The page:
The second #IpevLive conversation that took place on May 25, Nadje Al-Ali (Brown University), gender consultant and researcher Ahlem Bousserwel, and independent journalist Sana Farhat discussed gender-based oppression and violence directed towards women. 

Gender-based strategies to reduce violence are often regarded as tangential issues that are best addressed after other sociopolitical concerns. But a growing body of evidence identified by scholars on this panel indicates gender-based analysis must instead be placed at the center of efforts to reduce violence in the MENA region, findings which have significant implications for other regions, as well.

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The three distinguished panelists agreed on the necessity of moving beyond the narrative that insists on putting gender issues on the margins of supposedly larger discussions about political and social reform in the MENA region. Instead, as Nadje Al-Ali insisted: gender is at the heart of each of the conflicts that on the surface appear to be about other topics. In fact, she noted, the only sustainable way to resolve those conflicts is by centering issues of gender.

Ahlem Bousserwel and Sana Farhat highlighted the importance of changing mentalities in the MENA region in order to tackle violence towards women. Sana Farhat described Tunisia as a democratic country with a constitution that guarantees rights for women, but where unfortunately violence towards women remains widespread, even in the political sphere. According to Ahlem Bousserwel, changing mentalities and building a new culture based on gender equality that could prevent gender-based violence will require a sustained focus on improving public education.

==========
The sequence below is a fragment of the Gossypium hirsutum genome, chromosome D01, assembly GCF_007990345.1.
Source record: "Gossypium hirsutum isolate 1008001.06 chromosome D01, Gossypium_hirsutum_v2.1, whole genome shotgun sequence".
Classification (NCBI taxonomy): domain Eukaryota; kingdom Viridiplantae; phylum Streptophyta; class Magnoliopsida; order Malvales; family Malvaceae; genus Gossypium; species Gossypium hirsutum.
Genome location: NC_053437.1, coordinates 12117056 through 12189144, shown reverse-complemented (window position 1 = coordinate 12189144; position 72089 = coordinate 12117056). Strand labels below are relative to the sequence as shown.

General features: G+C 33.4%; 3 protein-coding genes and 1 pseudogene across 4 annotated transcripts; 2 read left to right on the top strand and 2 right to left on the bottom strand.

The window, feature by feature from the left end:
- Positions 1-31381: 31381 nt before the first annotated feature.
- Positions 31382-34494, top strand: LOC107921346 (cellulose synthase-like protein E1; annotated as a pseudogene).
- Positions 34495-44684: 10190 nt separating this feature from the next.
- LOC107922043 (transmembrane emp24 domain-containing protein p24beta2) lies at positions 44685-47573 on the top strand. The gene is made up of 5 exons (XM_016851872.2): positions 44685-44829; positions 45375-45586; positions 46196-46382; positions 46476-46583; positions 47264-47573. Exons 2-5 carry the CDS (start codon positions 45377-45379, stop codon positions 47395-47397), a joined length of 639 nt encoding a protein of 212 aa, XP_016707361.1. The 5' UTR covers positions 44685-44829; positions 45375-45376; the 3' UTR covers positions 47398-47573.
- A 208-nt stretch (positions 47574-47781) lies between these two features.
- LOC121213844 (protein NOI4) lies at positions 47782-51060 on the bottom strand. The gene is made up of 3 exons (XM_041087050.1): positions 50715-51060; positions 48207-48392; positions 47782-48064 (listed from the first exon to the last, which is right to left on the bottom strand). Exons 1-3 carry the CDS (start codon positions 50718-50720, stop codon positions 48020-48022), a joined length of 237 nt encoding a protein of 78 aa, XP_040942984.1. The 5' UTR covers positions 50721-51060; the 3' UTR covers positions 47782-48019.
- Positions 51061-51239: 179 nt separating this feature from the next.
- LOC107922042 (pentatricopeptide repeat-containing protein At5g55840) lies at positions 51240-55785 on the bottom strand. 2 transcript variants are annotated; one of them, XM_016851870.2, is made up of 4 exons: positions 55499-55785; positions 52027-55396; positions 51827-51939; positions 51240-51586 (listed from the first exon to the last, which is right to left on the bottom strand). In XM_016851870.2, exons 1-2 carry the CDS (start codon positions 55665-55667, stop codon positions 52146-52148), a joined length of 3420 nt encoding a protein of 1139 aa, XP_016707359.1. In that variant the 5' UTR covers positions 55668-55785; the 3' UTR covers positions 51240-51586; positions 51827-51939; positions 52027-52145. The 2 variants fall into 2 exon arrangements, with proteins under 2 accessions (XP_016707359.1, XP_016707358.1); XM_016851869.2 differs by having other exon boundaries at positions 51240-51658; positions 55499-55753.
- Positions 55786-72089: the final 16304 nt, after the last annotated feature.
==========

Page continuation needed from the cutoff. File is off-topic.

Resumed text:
According to Nadje Al-Ali, there’s also a misconception from the West which tends to see a secular country as a democratic country. To her, it is important to realize that women in the MENA region do not need someone from the west to empower them. They can empower themselves and work collectively to achieve progress. The most important role powers outside the region can play, she noted, would be to withdraw support from government regimes that actively oppress women. 

Likewise, Ahlem Bousserwel insisted on governments’ responsibilities and the need for women to be heard by decision makers. Sana Farhat noted the important role that journalists must play to illuminate the actual conditions, including rape and violence, that exists into the present day.  

Even so, all three panelists agreed on the need to remain hopeful for improvements in women’s rights in the region despite the challenges. They stressed the key role played by the next generation, who are more understanding of the importance of achieving a more gender-equal society.